Social and Emotional Learning
Social and emotional learning is the field that analyzes the ways in which children process and develop social and emotional competencies. The premise being that children learn best within a context that involves supportive relationships, challenging and innovative learning environments, and settings that promote good citizenship and work habits. SEL programming is used across age groups to help prevent, disrupt and dissuade youth from engaging in many risk behaviors while at the same time promoting skill sets that focus on positive activities, planning and relationship building. Although SEL programming is often times used as a broad, inclusive umbrella for youth programs, it’s outcomes are often associated with youth self-awareness, self-management, social awareness, relationship skills and responsible decision-making.
This paper began with a conversation about children. At Turnaround for Children, they wanted to understand how children acquire the skills and mindsets for learning. Which skills do we need to build in children for them to be successful in school? And if we know what they are, can they be taught? How does growing up with adversity impact the acquisition of these critical skills?
In this report, Child Trends indicates that there are five key social and emotional skills that help students thrive in school and in life over time: self control, persistence, mastery orientation, academic self-efficacy and social competence. The report describes tools that educators/organizations could use to assess and monitor the extent to which they are improving low-income students’ social and emotional skills.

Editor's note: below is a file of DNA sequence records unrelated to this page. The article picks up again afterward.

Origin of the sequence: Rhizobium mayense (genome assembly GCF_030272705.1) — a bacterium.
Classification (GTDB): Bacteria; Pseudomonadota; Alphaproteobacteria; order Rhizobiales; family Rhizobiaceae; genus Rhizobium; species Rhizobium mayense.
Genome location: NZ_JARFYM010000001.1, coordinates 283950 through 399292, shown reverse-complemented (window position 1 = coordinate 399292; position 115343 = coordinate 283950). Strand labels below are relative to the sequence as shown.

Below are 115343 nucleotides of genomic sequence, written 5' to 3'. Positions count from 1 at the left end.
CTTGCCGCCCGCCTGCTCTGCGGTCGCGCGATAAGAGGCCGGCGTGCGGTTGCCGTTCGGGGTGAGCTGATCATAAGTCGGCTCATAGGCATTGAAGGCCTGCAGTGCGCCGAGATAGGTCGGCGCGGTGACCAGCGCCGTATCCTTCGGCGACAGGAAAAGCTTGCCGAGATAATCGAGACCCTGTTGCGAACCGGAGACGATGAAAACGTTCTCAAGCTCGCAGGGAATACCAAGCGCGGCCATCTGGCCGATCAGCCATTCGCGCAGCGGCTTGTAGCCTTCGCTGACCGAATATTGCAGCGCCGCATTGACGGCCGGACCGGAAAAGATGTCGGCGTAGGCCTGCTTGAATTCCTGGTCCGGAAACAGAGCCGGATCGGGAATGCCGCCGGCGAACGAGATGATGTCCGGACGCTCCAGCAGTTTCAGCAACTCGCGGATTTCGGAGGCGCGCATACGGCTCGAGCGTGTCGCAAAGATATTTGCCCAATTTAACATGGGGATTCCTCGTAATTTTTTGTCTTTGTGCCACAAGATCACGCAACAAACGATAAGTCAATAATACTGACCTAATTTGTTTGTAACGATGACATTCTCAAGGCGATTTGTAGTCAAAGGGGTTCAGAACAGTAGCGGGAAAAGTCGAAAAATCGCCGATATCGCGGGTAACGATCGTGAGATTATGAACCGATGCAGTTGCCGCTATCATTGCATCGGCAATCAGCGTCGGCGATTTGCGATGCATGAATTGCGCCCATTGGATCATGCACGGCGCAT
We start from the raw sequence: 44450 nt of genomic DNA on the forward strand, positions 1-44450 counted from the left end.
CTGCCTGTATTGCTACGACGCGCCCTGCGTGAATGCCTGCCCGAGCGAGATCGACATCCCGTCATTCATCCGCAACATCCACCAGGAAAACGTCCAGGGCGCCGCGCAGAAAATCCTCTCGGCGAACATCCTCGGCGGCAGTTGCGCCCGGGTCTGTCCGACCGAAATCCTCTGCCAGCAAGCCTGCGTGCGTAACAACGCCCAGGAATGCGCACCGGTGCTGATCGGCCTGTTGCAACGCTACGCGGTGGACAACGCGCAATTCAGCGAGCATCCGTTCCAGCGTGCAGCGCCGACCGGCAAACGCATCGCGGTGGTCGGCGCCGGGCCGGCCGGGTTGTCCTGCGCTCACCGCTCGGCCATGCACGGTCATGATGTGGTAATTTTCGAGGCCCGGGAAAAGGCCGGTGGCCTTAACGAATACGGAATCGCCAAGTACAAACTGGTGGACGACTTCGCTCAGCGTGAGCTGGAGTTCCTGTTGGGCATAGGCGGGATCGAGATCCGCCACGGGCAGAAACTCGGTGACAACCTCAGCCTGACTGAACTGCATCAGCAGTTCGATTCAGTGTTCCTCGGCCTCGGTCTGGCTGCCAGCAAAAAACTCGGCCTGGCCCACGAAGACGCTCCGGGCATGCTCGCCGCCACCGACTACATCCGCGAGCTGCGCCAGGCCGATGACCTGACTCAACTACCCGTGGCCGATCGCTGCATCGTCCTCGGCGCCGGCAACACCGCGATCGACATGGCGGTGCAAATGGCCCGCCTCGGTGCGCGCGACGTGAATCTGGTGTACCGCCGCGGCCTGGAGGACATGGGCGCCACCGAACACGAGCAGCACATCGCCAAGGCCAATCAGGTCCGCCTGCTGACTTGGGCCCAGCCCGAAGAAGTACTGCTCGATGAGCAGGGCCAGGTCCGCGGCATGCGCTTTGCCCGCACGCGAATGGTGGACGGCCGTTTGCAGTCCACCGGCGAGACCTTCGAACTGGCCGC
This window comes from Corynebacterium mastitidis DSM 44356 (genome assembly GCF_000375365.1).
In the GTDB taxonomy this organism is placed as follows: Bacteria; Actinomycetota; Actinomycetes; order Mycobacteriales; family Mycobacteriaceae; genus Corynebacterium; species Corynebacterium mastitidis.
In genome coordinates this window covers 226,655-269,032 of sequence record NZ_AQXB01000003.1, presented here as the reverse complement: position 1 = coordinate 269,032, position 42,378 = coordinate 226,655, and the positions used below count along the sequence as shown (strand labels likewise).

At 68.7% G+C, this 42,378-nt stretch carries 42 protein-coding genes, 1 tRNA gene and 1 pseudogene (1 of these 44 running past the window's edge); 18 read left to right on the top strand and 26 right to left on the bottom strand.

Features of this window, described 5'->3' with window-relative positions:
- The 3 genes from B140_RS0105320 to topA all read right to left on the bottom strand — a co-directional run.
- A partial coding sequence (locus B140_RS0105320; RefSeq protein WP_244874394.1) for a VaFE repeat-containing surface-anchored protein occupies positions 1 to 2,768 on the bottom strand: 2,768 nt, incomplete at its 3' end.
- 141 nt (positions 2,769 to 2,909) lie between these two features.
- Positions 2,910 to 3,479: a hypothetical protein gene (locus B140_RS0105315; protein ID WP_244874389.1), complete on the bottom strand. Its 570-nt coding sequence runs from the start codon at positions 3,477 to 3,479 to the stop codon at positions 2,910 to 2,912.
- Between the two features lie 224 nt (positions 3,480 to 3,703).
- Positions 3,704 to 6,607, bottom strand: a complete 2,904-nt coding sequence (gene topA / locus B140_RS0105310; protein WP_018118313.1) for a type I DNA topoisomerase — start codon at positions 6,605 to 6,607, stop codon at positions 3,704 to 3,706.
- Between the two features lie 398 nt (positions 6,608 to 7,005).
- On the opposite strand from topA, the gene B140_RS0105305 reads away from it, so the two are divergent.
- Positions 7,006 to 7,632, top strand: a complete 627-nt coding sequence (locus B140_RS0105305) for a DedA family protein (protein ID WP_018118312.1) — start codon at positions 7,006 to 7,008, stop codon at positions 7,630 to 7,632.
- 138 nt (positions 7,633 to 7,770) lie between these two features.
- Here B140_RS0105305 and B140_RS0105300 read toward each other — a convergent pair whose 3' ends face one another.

In the midst of growing national interest in strengthening children’s “soft” or social-emotional skills as critical for learning, work, and life, a new study from Search Institute highlights the power of family relationships as a critical, but often neglected, factor in the development of character strengths in children.
There is wide agreement that resilience – the ability to respond positively to life’s challenges – is an important asset for positive youth development. However, there is much to learn about how to promote resilience in youth and how to help youth increase resilience.
“Don’t Call Them Dropouts,” a report by America’s Promise Alliance based on research conducted by its Center for Promise at Tufts University, was funded by Target. In the largest nationwide study of its kind to date, young adults who left high school without graduating spoke at length about their experiences and the reasons they did not complete high school on time. As the nation reaches the all-time high of an 80 percent on-time high school graduation rate, this report listens deeply to what the remaining 20 percent say is happening in their lives, and what they need to stay in school.
This Research Brief examines the prevalence of depressive symptoms among mothers who recently applied for Temporary Cash Assistance (TCA) in Maryland. The analysis describes risk factors associated with experiencing depressive symptoms, and the associations between depressive symptoms and maternal stress about parenting.